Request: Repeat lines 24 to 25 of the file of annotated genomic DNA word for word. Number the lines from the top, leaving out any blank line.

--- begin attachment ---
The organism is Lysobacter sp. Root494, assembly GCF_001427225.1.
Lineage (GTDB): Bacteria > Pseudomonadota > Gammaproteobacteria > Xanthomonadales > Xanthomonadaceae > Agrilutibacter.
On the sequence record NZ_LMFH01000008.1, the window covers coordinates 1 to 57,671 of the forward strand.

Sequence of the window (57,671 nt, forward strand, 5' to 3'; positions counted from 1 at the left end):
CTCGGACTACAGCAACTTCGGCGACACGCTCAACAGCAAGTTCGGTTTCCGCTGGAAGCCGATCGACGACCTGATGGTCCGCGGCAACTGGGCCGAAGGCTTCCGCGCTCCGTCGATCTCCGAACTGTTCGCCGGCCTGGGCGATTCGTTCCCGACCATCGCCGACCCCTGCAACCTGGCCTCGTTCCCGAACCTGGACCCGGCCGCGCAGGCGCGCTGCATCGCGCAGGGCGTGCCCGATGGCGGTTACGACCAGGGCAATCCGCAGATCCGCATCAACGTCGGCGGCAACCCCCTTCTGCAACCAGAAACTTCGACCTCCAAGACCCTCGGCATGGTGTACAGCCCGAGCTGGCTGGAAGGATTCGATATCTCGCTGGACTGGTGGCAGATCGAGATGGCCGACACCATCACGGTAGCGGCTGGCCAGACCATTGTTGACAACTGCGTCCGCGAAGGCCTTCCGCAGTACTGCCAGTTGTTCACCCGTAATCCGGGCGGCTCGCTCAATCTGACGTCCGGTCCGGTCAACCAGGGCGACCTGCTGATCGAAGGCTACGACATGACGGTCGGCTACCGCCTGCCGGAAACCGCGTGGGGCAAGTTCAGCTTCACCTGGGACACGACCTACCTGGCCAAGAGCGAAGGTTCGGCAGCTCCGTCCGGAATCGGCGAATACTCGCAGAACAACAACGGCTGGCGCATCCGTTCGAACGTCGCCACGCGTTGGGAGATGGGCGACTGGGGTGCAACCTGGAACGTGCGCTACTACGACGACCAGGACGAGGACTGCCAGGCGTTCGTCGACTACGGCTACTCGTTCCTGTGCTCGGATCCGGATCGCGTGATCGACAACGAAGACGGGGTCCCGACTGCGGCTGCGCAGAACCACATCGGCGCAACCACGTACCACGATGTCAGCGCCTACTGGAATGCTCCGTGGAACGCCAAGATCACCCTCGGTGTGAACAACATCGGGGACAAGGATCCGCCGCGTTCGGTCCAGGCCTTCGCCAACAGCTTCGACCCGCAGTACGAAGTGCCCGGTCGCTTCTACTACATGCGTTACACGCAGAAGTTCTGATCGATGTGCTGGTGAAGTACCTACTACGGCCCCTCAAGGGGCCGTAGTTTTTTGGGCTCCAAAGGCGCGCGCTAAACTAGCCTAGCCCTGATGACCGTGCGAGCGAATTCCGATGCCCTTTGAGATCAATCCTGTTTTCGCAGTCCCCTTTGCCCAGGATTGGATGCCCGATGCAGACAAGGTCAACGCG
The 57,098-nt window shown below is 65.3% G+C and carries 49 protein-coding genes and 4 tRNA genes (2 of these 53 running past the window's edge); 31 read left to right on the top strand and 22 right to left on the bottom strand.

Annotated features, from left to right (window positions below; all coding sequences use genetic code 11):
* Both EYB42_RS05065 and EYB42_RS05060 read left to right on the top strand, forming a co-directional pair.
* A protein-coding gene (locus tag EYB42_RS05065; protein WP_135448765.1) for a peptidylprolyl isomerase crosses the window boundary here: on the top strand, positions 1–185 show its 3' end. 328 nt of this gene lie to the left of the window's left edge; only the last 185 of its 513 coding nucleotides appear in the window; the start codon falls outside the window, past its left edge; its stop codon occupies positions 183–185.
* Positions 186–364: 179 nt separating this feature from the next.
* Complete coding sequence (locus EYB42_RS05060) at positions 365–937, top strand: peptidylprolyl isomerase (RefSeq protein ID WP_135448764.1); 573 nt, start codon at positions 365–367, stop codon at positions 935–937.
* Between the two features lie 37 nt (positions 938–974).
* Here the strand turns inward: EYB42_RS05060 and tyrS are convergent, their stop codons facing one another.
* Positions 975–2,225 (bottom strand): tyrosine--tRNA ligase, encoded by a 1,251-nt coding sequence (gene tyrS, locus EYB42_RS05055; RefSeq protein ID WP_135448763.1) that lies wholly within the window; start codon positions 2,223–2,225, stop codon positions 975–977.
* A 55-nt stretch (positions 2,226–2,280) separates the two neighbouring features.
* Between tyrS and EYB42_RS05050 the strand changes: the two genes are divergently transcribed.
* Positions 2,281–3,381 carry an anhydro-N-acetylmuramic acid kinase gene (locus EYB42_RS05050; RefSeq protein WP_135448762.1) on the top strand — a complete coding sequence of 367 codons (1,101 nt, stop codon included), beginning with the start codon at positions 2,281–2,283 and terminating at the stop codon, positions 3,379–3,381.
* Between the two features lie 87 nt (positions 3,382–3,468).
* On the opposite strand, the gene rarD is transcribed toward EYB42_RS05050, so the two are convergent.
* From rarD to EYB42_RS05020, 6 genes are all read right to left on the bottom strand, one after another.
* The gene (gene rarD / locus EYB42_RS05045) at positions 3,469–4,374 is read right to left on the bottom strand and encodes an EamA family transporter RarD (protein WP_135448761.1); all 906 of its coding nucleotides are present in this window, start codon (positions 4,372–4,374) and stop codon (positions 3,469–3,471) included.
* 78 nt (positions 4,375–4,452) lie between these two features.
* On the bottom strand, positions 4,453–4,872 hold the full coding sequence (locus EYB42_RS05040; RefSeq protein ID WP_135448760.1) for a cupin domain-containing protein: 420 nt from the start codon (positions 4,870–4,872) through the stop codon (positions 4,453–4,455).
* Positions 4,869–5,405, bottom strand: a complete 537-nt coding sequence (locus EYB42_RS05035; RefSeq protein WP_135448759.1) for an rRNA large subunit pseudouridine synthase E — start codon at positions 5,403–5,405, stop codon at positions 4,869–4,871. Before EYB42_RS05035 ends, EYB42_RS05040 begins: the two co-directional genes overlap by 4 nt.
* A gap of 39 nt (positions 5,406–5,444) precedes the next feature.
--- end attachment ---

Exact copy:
* Positions 4,869–5,405, bottom strand: a complete 537-nt coding sequence (locus EYB42_RS05035; RefSeq protein WP_135448759.1) for an rRNA large subunit pseudouridine synthase E — start codon at positions 5,403–5,405, stop codon at positions 4,869–4,871. Before EYB42_RS05035 ends, EYB42_RS05040 begins: the two co-directional genes overlap by 4 nt.
* A gap of 39 nt (positions 5,406–5,444) precedes the next feature.